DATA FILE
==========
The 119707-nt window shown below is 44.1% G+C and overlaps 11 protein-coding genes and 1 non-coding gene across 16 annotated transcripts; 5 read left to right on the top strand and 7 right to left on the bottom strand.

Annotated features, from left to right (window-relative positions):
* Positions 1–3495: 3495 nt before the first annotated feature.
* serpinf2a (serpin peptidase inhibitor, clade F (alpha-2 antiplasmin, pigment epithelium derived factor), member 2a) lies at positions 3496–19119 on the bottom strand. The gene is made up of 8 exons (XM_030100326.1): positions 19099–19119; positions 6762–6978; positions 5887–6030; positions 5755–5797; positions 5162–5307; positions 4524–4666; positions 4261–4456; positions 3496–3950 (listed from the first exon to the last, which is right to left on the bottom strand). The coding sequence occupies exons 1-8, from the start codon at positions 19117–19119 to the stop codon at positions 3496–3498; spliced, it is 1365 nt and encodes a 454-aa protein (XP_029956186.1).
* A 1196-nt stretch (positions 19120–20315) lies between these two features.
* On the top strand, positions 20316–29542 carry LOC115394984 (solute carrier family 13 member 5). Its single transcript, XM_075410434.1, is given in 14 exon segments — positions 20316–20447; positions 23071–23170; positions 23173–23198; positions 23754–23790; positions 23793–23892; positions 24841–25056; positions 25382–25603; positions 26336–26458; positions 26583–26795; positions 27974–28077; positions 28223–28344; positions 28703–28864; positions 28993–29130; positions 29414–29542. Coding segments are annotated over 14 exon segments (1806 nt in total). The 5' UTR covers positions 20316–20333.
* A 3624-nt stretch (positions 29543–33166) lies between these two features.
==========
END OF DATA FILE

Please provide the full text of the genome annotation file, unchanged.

The 119707-nt window shown below is 44.1% G+C and overlaps 11 protein-coding genes and 1 non-coding gene across 16 annotated transcripts; 5 read left to right on the top strand and 7 right to left on the bottom strand.

Annotated features, from left to right (window-relative positions):
* Positions 1–3495: 3495 nt before the first annotated feature.
* serpinf2a (serpin peptidase inhibitor, clade F (alpha-2 antiplasmin, pigment epithelium derived factor), member 2a) lies at positions 3496–19119 on the bottom strand. The gene is made up of 8 exons (XM_030100326.1): positions 19099–19119; positions 6762–6978; positions 5887–6030; positions 5755–5797; positions 5162–5307; positions 4524–4666; positions 4261–4456; positions 3496–3950 (listed from the first exon to the last, which is right to left on the bottom strand). The coding sequence occupies exons 1-8, from the start codon at positions 19117–19119 to the stop codon at positions 3496–3498; spliced, it is 1365 nt and encodes a 454-aa protein (XP_029956186.1).
* A 1196-nt stretch (positions 19120–20315) lies between these two features.
* On the top strand, positions 20316–29542 carry LOC115394984 (solute carrier family 13 member 5). Its single transcript, XM_075410434.1, is given in 14 exon segments — positions 20316–20447; positions 23071–23170; positions 23173–23198; positions 23754–23790; positions 23793–23892; positions 24841–25056; positions 25382–25603; positions 26336–26458; positions 26583–26795; positions 27974–28077; positions 28223–28344; positions 28703–28864; positions 28993–29130; positions 29414–29542. Coding segments are annotated over 14 exon segments (1806 nt in total). The 5' UTR covers positions 20316–20333.
* A 3624-nt stretch (positions 29543–33166) lies between these two features.